Along with the demise of the Interstate Commerce Commission (ICC) in the mid-1990s went its national responsibility for overseeing tariff filings. In the ICC’s wake, all that remained were regional rate bureaus.
Last November, the Southern Motor Carriers Rate Conference Inc. (SMC) (www.smc3.com) asked the Surface Transportation Board (STB) (www.stb.dot.gov) — which inherited some of the ICC’s former functions — to be allowed to extend its ratemaking authority to the entire country. Many shippers use SMC’s CzarLite software as the source of base rates for less-than-truckload (LTL) pricing.
The National Industrial Transportation League (www.nitl.org) opposes SMC’s request, and asserts that “expanding rate bureau antitrust immunity is the wrong public policy and that the free market should govern motor carrier pricing; that granting the bureau’s application would create serious competitive concerns, as it would likely lead to the establishment of a single, dominant rate bureau with expanded market power; and, that SMC has failed to demonstrate a compelling need for the expanded authority that justifies a broadening of rate bureau antitrust immunity.”
Somewhat less vehemently, the National Small Shipments Traffic Conference (www.nasstrac.org) is opposed to expedited processing of SMC’s petition, and urges the STB to permit public comment on the matter. Two other regional rate bureaus — EC-MAC Motor Carrier Services Association and Rocky Mountain Tariff Bureau Inc. (RMB) — have also raised objections based on competitive issues.
The arguments — for and against — tend to revolve around similar poles:
We’ve been down this road before
Pro: SMC previously applied for nationwide coverage but was unsuccessful in its attempt when, in 1999, Congress took away the STB’s authority to grant it. Since that power was restored to the Board in February 2003, SMC contends its application should now be considered without further delay. Con: SMC’s December 1996 application is many years old and contains data of questionable reliability which is no longer available to the public on the STB website. A new proceeding to investigate SMC’s application should be instituted.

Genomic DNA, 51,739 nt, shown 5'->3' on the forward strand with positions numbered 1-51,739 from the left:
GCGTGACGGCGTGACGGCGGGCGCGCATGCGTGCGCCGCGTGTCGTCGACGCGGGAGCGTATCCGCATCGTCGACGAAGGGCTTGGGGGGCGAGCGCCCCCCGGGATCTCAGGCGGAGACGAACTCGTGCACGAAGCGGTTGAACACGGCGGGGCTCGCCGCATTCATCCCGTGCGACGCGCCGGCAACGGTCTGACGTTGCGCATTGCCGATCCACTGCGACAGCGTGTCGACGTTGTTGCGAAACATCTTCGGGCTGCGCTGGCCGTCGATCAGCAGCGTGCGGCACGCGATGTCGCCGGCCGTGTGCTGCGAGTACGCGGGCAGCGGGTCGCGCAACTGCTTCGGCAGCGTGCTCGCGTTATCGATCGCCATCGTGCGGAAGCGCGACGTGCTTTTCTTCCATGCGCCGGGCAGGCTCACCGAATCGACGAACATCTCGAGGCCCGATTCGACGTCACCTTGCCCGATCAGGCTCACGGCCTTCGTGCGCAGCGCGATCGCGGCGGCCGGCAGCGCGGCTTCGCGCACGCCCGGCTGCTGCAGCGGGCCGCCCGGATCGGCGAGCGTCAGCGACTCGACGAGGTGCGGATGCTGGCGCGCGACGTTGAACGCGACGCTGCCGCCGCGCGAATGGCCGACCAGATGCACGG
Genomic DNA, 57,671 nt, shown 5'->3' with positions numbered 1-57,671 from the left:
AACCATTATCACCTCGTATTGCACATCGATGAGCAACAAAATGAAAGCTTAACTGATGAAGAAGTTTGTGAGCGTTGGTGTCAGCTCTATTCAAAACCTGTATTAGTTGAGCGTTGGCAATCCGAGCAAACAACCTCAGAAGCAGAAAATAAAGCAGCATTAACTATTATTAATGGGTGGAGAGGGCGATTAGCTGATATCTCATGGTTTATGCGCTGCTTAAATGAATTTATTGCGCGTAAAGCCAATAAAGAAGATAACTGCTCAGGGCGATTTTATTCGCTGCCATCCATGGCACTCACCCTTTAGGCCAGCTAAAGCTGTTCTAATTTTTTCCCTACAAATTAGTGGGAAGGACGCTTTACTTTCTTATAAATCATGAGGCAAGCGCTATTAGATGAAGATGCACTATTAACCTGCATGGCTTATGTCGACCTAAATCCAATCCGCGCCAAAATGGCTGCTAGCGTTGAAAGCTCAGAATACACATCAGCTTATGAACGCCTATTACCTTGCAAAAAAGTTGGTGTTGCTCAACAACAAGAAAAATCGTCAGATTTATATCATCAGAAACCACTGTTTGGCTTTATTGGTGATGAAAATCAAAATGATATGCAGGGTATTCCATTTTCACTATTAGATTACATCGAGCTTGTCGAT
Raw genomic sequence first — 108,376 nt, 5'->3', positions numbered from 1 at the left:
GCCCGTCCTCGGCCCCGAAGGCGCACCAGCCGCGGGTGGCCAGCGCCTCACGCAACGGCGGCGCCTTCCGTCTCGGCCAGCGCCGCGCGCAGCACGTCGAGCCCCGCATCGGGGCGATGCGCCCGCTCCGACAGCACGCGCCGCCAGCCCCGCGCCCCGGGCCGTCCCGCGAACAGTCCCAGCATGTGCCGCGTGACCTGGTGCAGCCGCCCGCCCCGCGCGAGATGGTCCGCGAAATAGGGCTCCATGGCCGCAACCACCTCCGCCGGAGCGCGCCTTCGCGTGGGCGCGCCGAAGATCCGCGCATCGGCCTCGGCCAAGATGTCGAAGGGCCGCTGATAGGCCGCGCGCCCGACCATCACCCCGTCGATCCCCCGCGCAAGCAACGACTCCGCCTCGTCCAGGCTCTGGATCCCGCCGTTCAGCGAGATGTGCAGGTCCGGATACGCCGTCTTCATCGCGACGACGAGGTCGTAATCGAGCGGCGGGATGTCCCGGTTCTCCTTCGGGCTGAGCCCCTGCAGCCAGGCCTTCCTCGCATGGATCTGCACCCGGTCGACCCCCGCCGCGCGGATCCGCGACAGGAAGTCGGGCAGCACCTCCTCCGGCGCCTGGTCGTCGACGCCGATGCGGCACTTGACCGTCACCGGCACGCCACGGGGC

Trust and antitrust
Pro: Antitrust immunity is necessary and enjoyed by regional rate bureaus in order to be able to discuss joint line traffic under procedures set forth by the STB. SMC is asking the STB to expand that authority on a nationwide basis.
Con: There’s no basis for treating motor carriers differently from other industries, and no evidence that collective rate setting offers better service to transportation consumers. Expanded antitrust immunity isn’t necessary for SMC to continue to compile class rates on a national basis.
Monopolizing the market
Pro: CzarLite is not intended to be and is not a monopoly of base rates. The reality is that, by far, it is the preferred base rate today in the industry. The only change that granting nationwide authority would enact is enabling SMC carriers and shippers to come together to review considerations on a nationwide — rather than just a regional — basis.
Con: Other regional bureaus may not be able to satisfy competitive rate needs if SMC gains nationwide authority and CzarLite becomes the de facto nationwide class rate tariff. The regional system allows smaller carriers that make up the bulk of rate bureau membership a more active role in the process than might be the case if the small number of national carriers comes to dominate the process. There are three results possible: the STB turn down SMC’s request; it grants the request; or it grants the petition with conditions. So, there is a middle ground.